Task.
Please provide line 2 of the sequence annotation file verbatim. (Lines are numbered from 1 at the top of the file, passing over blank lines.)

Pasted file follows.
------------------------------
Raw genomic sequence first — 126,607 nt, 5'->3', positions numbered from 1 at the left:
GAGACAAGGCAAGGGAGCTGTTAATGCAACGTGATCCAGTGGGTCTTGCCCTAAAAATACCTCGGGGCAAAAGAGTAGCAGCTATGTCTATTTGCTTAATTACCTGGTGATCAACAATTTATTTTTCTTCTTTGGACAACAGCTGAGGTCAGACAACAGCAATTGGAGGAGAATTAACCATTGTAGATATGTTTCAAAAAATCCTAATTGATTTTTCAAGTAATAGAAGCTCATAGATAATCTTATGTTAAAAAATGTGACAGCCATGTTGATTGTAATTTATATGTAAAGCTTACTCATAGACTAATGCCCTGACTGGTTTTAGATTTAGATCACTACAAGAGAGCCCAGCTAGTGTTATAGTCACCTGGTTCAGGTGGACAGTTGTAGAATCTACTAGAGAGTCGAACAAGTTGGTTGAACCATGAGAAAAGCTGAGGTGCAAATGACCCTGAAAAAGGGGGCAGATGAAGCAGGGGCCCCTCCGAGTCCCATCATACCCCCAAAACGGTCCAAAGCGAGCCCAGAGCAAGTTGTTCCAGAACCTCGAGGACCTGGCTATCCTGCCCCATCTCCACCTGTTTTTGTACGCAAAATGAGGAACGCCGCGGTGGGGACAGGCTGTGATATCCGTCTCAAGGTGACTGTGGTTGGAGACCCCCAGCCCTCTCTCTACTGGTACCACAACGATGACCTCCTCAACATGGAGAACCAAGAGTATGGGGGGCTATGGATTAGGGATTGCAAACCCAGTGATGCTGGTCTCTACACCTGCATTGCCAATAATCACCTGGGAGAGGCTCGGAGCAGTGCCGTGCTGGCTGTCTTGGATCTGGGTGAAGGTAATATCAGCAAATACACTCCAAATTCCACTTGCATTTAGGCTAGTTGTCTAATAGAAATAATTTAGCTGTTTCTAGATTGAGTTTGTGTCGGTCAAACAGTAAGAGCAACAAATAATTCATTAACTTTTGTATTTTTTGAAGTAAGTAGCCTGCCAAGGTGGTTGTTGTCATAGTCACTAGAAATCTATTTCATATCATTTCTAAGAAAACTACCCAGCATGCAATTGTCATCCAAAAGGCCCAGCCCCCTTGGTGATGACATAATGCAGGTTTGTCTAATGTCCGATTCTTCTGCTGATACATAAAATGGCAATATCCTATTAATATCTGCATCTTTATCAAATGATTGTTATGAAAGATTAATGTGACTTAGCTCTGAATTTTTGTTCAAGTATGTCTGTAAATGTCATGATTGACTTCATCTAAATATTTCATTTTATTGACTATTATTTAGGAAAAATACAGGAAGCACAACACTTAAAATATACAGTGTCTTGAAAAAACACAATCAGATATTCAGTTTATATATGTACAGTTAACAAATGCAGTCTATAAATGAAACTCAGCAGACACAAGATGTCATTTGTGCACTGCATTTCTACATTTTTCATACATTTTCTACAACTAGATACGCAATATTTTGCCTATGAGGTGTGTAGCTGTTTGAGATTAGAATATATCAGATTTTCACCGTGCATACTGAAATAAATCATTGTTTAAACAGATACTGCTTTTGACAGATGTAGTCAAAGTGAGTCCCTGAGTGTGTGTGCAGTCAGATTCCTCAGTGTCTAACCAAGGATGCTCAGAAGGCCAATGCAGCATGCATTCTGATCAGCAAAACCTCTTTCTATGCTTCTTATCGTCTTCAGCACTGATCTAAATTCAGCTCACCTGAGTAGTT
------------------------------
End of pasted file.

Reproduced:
GAGACAAGGCAAGGGAGCTGTTAATGCAACGTGATCCAGTGGGTCTTGCCCTAAAAATACCTCGGGGCAAAAGAGTAGCAGCTATGTCTATTTGCTTAATTACCTGGTGATCAACAATTTATTTTTCTTCTTTGGACAACAGCTGAGGTCAGACAACAGCAATTGGAGGAGAATTAACCATTGTAGATATGTTTCAAAAAATCCTAATTGATTTTTCAAGTAATAGAAGCTCATAGATAATCTTATGTTAAAAAATGTGACAGCCATGTTGATTGTAATTTATATGTAAAGCTTACTCATAGACTAATGCCCTGACTGGTTTTAGATTTAGATCACTACAAGAGAGCCCAGCTAGTGTTATAGTCACCTGGTTCAGGTGGACAGTTGTAGAATCTACTAGAGAGTCGAACAAGTTGGTTGAACCATGAGAAAAGCTGAGGTGCAAATGACCCTGAAAAAGGGGGCAGATGAAGCAGGGGCCCCTCCGAGTCCCATCATACCCCCAAAACGGTCCAAAGCGAGCCCAGAGCAAGTTGTTCCAGAACCTCGAGGACCTGGCTATCCTGCCCCATCTCCACCTGTTTTTGTACGCAAAATGAGGAACGCCGCGGTGGGGACAGGCTGTGATATCCGTCTCAAGGTGACTGTGGTTGGAGACCCCCAGCCCTCTCTCTACTGGTACCACAACGATGACCTCCTCAACATGGAGAACCAAGAGTATGGGGGGCTATGGATTAGGGATTGCAAACCCAGTGATGCTGGTCTCTACACCTGCATTGCCAATAATCACCTGGGAGAGGCTCGGAGCAGTGCCGTGCTGGCTGTCTTGGATCTGGGTGAAGGTAATATCAGCAAATACACTCCAAATTCCACTTGCATTTAGGCTAGTTGTCTAATAGAAATAATTTAGCTGTTTCTAGATTGAGTTTGTGTCGGTCAAACAGTAAGAGCAACAAATAATTCATTAACTTTTGTATTTTTTGAAGTAAGTAGCCTGCCAAGGTGGTTGTTGTCATAGTCACTAGAAATCTATTTCATATCATTTCTAAGAAAACTACCCAGCATGCAATTGTCATCCAAAAGGCCCAGCCCCCTTGGTGATGACATAATGCAGGTTTGTCTAATGTCCGATTCTTCTGCTGATACATAAAATGGCAATATCCTATTAATATCTGCATCTTTATCAAATGATTGTTATGAAAGATTAATGTGACTTAGCTCTGAATTTTTGTTCAAGTATGTCTGTAAATGTCATGATTGACTTCATCTAAATATTTCATTTTATTGACTATTATTTAGGAAAAATACAGGAAGCACAACACTTAAAATATACAGTGTCTTGAAAAAACACAATCAGATATTCAGTTTATATATGTACAGTTAACAAATGCAGTCTATAAATGAAACTCAGCAGACACAAGATGTCATTTGTGCACTGCATTTCTACATTTTTCATACATTTTCTACAACTAGATACGCAATATTTTGCCTATGAGGTGTGTAGCTGTTTGAGATTAGAATATATCAGATTTTCACCGTGCATACTGAAATAAATCATTGTTTAAACAGATACTGCTTTTGACAGATGTAGTCAAAGTGAGTCCCTGAGTGTGTGTGCAGTCAGATTCCTCAGTGTCTAACCAAGGATGCTCAGAAGGCCAATGCAGCATGCATTCTGATCAGCAAAACCTCTTTCTATGCTTCTTATCGTCTTCAGCACTGATCTAAATTCAGCTCACCTGAGTAGTT